The Blanket

The Blanket - A Journal of Protest & Dissent
Iran’s Web Log Quandary
Sign the petition for Sina

Pedram MoallemianMay 4, 2003

“When he said his parents were not home, I knew this will be the night. He had brought some weed and two ecstasy pills, but I was too nervous to enjoy either…When we were finished, I didn’t feel dirty or guilty. I wondered what all the fuss was about”. These are the musings of an average teenager posted on her web log. In this case however, the teenager lives under restrains of the theocratic government of Iran.

Iran is a young country, with 60% of the population being under 25 years old. Iranian youth were introduced to potentials of the internet almost by accident. After election of President Khatami in 1997, the new generation of Iran saw a small crack opening at the gates that had held them back for over two decades and kicked it wide open. Hundreds of new newspapers and magazines came to existence virtually overnight, books banned before were now published and new voices initiated a dialogue about personal freedoms and democracy.

However, as the “hard-liners” within the government found new way to silence the new voices in the media, they retreated to more private means to spread their message and internet became their primary arena. Much credit goes to one man. Hossein Derakhshan (knows as Hoder on the net) was an entertainment and technology writer for a chain of now banned newspapers. He used his printed column as well as his web log to provide instructions in building sites and web logs. Suddenly, thousands of Iranian youth had their own on-line publications. There are an estimated 50,000 active web logs currently written in Persian. An astonishing number considering web access is still rather limited in Iran.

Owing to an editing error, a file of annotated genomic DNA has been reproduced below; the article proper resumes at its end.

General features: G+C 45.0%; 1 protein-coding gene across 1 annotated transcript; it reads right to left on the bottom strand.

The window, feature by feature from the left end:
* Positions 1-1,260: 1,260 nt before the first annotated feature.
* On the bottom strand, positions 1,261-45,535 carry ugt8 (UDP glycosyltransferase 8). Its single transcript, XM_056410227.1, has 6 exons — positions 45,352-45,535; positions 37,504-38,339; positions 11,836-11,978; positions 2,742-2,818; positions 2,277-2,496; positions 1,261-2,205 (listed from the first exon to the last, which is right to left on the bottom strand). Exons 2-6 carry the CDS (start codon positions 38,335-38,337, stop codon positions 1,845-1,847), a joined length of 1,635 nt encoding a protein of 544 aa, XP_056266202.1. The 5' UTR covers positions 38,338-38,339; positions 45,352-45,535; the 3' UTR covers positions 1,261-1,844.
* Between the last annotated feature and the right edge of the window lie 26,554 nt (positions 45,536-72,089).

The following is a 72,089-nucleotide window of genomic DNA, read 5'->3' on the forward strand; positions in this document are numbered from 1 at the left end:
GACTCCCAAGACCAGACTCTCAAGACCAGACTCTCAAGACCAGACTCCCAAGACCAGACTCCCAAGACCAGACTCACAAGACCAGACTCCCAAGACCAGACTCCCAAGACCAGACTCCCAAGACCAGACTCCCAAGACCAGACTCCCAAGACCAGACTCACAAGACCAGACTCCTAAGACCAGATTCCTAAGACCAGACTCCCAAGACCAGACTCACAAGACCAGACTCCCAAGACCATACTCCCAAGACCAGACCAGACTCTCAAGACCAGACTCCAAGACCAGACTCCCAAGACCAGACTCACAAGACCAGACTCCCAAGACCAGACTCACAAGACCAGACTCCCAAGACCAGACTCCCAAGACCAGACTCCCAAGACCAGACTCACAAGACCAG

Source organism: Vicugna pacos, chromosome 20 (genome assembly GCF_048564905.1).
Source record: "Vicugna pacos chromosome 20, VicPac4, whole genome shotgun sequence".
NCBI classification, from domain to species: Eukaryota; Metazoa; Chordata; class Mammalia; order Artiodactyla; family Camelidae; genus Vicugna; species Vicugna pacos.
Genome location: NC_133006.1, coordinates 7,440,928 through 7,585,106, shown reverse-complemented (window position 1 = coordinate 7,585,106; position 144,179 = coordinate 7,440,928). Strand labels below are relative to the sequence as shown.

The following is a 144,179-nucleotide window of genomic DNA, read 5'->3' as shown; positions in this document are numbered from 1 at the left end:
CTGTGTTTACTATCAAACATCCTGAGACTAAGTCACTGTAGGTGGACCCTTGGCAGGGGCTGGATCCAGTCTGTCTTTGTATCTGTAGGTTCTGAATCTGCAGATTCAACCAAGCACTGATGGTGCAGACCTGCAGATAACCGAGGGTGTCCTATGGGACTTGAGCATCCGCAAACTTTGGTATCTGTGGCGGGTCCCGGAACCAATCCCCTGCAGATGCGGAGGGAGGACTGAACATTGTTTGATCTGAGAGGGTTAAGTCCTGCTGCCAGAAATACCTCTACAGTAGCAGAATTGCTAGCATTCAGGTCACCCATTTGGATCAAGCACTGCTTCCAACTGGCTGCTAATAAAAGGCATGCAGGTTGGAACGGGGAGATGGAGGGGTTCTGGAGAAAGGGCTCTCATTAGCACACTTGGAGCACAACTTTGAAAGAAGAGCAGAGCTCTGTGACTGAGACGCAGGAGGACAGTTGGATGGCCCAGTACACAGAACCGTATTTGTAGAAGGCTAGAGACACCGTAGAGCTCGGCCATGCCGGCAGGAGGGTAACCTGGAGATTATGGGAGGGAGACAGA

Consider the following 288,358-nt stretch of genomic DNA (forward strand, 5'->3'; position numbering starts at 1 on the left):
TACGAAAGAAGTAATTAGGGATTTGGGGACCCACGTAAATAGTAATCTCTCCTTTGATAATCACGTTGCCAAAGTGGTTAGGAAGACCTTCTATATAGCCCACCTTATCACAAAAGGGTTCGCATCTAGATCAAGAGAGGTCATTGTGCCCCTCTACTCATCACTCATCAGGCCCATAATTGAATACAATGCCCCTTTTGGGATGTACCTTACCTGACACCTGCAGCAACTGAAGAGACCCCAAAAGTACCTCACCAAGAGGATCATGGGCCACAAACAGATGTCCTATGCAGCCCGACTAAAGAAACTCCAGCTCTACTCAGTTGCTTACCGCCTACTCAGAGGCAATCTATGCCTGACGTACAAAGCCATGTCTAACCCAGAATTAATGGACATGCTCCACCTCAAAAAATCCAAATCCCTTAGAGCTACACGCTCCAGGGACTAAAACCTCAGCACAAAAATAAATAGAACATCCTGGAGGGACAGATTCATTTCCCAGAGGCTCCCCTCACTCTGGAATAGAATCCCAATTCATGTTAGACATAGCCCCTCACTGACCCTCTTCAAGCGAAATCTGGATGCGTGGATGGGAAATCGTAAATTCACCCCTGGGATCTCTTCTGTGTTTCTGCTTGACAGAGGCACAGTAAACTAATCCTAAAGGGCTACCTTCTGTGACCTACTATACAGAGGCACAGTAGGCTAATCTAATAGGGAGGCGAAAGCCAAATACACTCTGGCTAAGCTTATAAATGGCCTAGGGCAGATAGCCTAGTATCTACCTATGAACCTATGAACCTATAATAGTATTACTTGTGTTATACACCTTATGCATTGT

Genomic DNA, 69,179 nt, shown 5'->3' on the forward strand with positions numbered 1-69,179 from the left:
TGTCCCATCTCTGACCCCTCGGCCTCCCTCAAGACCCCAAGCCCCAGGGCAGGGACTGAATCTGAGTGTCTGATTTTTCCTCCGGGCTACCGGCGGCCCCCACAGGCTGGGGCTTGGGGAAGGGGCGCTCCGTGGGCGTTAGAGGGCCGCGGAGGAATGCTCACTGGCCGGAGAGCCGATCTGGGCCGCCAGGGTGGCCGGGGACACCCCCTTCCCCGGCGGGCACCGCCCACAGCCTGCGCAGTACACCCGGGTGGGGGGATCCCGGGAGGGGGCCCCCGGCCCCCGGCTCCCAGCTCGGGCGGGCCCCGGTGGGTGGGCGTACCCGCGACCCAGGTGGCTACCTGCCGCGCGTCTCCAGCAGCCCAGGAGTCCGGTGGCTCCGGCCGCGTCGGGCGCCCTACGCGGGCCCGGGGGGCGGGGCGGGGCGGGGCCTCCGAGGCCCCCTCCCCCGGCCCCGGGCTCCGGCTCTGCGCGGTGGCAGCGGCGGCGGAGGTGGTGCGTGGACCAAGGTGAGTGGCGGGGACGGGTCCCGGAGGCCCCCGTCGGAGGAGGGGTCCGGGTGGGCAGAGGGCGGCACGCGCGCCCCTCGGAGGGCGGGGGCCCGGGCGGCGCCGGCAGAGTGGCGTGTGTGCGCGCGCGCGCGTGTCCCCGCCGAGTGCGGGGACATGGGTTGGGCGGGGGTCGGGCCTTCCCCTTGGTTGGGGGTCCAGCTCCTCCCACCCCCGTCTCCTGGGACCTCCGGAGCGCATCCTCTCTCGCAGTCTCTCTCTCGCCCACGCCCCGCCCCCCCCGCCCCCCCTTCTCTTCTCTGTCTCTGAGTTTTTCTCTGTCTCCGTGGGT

The Iranian web logs are rarely political. They contain information you would find on most other logs around the world. Entertainment news, personal diaries, satire sites and those promoting precarious drug use and promiscuous sex. Then again, regardless of their content, they are all used politically. This is even more accurate, since Sina Motallebi a known blogger was arrested on April 20th, based on the content of his web log.

Sina, an ex-colleague of Hoder was also a regular columnist for the banned papers. His expertise was cinema and he mostly wrote as a movie critique. After the closure of papers, he started his own web log at His last few posts before being summoned were (in order) about Iranian newscaster’s inability to pronounce names properly, retirement of the “superhuman champion” Michael Jordan, his son’s teething problems and a reprint of an already published statement by Kambiz Kaheh, another film critic arrested on bogus charges of distributing illegal videos. Hardly risky material.

No official charges have been announced on his arrest, but the judge referred to “content of his site” and “interviews with foreign press” during his initial hearing. The arrest of Sina Motallebi is clearly not only about Sina.